Woolworths has written to the editor of The Journalist, Sylvia Vollenhoven, to object to an article at www.thejournalist.org.za.
Woolworths said the article was based on a story that first appeared on the IOL website, 15 years ago, in December 1999. The headline of the story claimed “Woolies to ban genetically modified food” and goes on to paraphrase Jonathan Herbert a senior executive at the time saying that Woolworths would remove all GM foods from its shelves by June 2000.
“The headline of the IOL story is misleading as Woolworths did not “ban” GM foods at the time. Neither did we say that we would remove all GM foods by 2000. Woolworth’s position has always been to avoid or label food products with GM ingredients so customers can make informed choices about the food they consume,” said Corporate Communications manager, Neeran Naidoo.
“Regrettably, Woolworths did not have a media relations office at the time and we are not aware of Woolworths raising its concerns about the misleading headline and inaccuracy in the story,” he said.
“The current story in The Journalist claiming “Mixed messages from Woolworths” is therefore based on an incorrect premise. I would appreciate if you can correct the story. We have not reneged on our promise. Currently only 5.3 % of our food contains GMOs and we have committed to reducing the number of products containing GM ingredients by 50% by June 2015,” he said.
The author of the article, Melanie Gosling of Independent Newspapers pointed The Journalist to her source. Glenn Ashton, founding member and ex-chair of the SA Freeze Alliance on Genetic Engineering (SAFEAGE). He wrote to us saying the following:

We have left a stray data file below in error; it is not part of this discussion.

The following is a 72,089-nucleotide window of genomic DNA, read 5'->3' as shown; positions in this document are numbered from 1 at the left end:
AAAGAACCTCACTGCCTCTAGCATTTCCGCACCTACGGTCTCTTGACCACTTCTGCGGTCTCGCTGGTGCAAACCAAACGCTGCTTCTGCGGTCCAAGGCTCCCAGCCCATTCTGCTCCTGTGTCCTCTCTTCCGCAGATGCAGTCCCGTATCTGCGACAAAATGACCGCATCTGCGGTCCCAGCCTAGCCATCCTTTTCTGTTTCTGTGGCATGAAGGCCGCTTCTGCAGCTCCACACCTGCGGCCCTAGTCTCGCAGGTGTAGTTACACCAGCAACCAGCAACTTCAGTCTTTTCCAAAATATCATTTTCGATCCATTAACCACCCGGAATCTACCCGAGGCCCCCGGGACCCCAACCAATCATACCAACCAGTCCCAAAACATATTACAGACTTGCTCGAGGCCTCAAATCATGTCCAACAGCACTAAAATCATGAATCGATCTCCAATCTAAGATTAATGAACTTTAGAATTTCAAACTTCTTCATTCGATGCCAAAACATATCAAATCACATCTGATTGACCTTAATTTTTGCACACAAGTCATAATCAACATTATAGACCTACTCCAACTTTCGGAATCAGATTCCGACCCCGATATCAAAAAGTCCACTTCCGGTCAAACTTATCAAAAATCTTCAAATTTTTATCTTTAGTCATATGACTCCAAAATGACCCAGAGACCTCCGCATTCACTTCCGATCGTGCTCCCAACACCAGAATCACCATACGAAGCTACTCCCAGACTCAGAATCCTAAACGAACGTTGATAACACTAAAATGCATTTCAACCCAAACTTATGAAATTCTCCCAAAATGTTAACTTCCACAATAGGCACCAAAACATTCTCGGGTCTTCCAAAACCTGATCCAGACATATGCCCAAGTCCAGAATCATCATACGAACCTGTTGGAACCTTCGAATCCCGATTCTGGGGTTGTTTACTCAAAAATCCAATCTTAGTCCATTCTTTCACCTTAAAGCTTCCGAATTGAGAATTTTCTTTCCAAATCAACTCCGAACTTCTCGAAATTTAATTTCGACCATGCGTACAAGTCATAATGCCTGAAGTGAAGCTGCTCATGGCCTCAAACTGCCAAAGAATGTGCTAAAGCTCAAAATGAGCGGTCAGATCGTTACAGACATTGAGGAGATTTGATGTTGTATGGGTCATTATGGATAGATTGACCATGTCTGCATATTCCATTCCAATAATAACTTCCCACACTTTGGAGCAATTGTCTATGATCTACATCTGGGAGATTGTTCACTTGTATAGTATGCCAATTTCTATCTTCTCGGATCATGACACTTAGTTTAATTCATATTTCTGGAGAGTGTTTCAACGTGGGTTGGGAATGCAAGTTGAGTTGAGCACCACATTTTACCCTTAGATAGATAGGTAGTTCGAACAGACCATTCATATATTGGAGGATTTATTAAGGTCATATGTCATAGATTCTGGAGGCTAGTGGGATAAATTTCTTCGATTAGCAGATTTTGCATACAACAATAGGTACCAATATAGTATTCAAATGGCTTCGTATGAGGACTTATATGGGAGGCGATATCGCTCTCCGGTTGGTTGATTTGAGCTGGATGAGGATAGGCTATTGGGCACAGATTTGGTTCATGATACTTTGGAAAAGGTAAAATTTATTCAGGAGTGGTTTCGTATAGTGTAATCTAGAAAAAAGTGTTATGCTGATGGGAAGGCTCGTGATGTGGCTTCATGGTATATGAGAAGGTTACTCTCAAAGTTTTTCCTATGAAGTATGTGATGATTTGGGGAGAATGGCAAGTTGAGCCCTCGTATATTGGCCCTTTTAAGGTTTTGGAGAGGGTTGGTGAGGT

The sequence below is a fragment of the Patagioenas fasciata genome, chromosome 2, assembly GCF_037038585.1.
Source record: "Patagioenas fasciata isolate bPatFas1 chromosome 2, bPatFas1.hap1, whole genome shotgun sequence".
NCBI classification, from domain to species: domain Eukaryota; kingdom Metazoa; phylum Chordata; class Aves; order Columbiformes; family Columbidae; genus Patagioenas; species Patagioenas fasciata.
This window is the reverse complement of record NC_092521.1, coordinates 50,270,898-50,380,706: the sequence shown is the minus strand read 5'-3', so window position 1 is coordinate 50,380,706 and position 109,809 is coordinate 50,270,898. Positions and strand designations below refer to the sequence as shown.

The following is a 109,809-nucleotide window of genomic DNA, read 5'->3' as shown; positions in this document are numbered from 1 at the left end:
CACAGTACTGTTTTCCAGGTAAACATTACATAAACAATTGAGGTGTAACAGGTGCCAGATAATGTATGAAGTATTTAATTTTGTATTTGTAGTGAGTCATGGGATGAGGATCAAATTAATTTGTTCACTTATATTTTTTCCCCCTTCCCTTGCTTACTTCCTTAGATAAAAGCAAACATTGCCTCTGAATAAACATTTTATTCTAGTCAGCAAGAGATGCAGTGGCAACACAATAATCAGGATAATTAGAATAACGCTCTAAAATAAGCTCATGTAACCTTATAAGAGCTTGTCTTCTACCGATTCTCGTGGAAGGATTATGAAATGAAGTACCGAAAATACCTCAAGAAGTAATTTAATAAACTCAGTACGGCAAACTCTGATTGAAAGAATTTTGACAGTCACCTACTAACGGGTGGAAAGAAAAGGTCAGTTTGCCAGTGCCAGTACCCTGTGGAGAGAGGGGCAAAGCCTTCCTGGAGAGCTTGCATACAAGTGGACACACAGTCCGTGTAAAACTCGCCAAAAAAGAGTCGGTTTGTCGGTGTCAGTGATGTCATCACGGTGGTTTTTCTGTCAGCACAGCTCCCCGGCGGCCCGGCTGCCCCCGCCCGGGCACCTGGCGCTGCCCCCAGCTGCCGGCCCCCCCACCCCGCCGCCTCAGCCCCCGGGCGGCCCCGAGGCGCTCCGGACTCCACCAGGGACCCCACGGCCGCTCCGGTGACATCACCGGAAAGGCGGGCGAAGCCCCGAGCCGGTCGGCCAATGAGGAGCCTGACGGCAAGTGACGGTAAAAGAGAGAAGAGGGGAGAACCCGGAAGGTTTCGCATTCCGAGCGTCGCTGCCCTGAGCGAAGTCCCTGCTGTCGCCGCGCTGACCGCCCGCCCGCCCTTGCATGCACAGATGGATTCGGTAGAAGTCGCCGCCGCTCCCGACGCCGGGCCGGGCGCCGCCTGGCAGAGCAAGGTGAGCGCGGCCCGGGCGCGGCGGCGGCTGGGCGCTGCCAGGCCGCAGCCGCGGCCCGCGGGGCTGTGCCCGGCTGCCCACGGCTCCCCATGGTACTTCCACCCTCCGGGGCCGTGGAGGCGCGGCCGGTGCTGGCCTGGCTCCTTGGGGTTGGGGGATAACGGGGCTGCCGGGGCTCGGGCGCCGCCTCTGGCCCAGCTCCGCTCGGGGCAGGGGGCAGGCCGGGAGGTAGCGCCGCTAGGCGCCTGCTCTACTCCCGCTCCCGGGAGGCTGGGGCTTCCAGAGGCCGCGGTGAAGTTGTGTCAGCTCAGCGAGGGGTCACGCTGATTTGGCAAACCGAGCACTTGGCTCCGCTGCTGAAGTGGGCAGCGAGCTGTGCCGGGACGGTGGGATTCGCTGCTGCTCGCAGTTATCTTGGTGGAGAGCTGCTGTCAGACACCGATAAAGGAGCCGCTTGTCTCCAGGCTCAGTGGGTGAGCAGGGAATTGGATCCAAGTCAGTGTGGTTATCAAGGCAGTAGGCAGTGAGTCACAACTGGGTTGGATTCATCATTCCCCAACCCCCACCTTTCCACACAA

“I saw Zubeida’s article quoting the original agreement and I felt it was an accurate representation of what Woolworths originally promised in 1999. This commitment came about in a meeting between myself, Elfreida Pschorn Strauss and three Woolworths executives (Jonathan Herbert, Tom McLaughlin and one other I cannot recall) in Constantia, where they committed to removing all GM products from their line of products ( I think this was before they were stocking external brands – all of their products were own brands which gave them a marked advantage in sourcing GM free ingredients, something we all agreed was a strength in implementing this agreement) and where that was not possible they would clearly label all GM foods or ingredients.”
The difference between what they now claim and what they said is semantic really. As far as I can see there is no substantial difference between the original commitment and what they are saying now so I am unsure about why they are now asking for retraction or correction on such narrow and in my opinion rather spurious grounds. The fact is that after this commitment was made, progress toward implementing the reality was extremely slow and the labeling was less than optimal, with very small labeling indicating in some cases that products “may contain GM ingredients”.
*This article was originally published on The Journalist. Click here to view